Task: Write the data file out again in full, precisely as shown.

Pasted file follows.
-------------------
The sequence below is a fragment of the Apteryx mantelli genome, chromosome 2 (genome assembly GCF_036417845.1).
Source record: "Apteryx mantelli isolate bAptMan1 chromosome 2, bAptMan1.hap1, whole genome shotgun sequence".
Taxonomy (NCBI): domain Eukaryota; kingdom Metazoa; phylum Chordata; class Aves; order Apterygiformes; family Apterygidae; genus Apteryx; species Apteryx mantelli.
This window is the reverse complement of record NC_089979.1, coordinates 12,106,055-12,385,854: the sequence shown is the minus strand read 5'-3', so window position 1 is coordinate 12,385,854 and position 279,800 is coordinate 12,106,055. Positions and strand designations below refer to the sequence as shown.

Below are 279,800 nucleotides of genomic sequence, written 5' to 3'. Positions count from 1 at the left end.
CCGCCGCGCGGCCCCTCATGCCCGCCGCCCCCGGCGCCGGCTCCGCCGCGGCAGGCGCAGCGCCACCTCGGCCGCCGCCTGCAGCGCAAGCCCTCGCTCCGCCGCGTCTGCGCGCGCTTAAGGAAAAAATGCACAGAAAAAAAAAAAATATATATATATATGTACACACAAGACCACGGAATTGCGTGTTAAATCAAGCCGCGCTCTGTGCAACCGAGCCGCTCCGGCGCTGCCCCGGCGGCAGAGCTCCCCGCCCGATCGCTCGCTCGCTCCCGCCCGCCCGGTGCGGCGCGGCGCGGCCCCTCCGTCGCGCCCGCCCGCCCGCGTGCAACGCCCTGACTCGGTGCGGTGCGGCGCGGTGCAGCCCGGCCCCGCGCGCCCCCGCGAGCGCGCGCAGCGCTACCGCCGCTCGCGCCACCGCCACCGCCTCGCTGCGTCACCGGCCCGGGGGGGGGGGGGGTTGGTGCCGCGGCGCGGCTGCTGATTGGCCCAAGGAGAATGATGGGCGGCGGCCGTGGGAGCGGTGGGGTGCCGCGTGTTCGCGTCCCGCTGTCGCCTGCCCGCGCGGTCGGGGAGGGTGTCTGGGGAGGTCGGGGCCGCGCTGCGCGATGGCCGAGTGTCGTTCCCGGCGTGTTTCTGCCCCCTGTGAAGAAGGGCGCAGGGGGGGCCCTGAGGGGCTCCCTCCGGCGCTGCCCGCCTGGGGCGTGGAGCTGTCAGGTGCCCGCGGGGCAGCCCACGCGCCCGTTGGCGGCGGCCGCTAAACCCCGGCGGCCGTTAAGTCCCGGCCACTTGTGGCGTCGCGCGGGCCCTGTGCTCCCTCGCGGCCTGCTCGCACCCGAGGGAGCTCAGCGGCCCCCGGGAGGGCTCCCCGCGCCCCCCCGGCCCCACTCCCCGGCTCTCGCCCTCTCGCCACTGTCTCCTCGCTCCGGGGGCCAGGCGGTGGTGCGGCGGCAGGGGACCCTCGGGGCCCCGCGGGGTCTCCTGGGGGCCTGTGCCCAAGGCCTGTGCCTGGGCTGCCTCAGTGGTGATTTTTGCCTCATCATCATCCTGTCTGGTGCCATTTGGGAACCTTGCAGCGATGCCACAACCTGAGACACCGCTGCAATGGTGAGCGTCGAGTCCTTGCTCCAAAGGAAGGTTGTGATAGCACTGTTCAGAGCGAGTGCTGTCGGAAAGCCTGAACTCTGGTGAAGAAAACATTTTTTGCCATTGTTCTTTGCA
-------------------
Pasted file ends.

The sequence below is a fragment of the Apteryx mantelli genome, chromosome 2 (genome assembly GCF_036417845.1).
Source record: "Apteryx mantelli isolate bAptMan1 chromosome 2, bAptMan1.hap1, whole genome shotgun sequence".
Taxonomy (NCBI): domain Eukaryota; kingdom Metazoa; phylum Chordata; class Aves; order Apterygiformes; family Apterygidae; genus Apteryx; species Apteryx mantelli.
This window is the reverse complement of record NC_089979.1, coordinates 12,106,055-12,385,854: the sequence shown is the minus strand read 5'-3', so window position 1 is coordinate 12,385,854 and position 279,800 is coordinate 12,106,055. Positions and strand designations below refer to the sequence as shown.

Below are 279,800 nucleotides of genomic sequence, written 5' to 3'. Positions count from 1 at the left end.
CCGCCGCGCGGCCCCTCATGCCCGCCGCCCCCGGCGCCGGCTCCGCCGCGGCAGGCGCAGCGCCACCTCGGCCGCCGCCTGCAGCGCAAGCCCTCGCTCCGCCGCGTCTGCGCGCGCTTAAGGAAAAAATGCACAGAAAAAAAAAAAATATATATATATATGTACACACAAGACCACGGAATTGCGTGTTAAATCAAGCCGCGCTCTGTGCAACCGAGCCGCTCCGGCGCTGCCCCGGCGGCAGAGCTCCCCGCCCGATCGCTCGCTCGCTCCCGCCCGCCCGGTGCGGCGCGGCGCGGCCCCTCCGTCGCGCCCGCCCGCCCGCGTGCAACGCCCTGACTCGGTGCGGTGCGGCGCGGTGCAGCCCGGCCCCGCGCGCCCCCGCGAGCGCGCGCAGCGCTACCGCCGCTCGCGCCACCGCCACCGCCTCGCTGCGTCACCGGCCCGGGGGGGGGGGGGGTTGGTGCCGCGGCGCGGCTGCTGATTGGCCCAAGGAGAATGATGGGCGGCGGCCGTGGGAGCGGTGGGGTGCCGCGTGTTCGCGTCCCGCTGTCGCCTGCCCGCGCGGTCGGGGAGGGTGTCTGGGGAGGTCGGGGCCGCGCTGCGCGATGGCCGAGTGTCGTTCCCGGCGTGTTTCTGCCCCCTGTGAAGAAGGGCGCAGGGGGGGCCCTGAGGGGCTCCCTCCGGCGCTGCCCGCCTGGGGCGTGGAGCTGTCAGGTGCCCGCGGGGCAGCCCACGCGCCCGTTGGCGGCGGCCGCTAAACCCCGGCGGCCGTTAAGTCCCGGCCACTTGTGGCGTCGCGCGGGCCCTGTGCTCCCTCGCGGCCTGCTCGCACCCGAGGGAGCTCAGCGGCCCCCGGGAGGGCTCCCCGCGCCCCCCCGGCCCCACTCCCCGGCTCTCGCCCTCTCGCCACTGTCTCCTCGCTCCGGGGGCCAGGCGGTGGTGCGGCGGCAGGGGACCCTCGGGGCCCCGCGGGGTCTCCTGGGGGCCTGTGCCCAAGGCCTGTGCCTGGGCTGCCTCAGTGGTGATTTTTGCCTCATCATCATCCTGTCTGGTGCCATTTGGGAACCTTGCAGCGATGCCACAACCTGAGACACCGCTGCAATGGTGAGCGTCGAGTCCTTGCTCCAAAGGAAGGTTGTGATAGCACTGTTCAGAGCGAGTGCTGTCGGAAAGCCTGAACTCTGGTGAAGAAAACATTTTTTGCCATTGTTCTTTGCA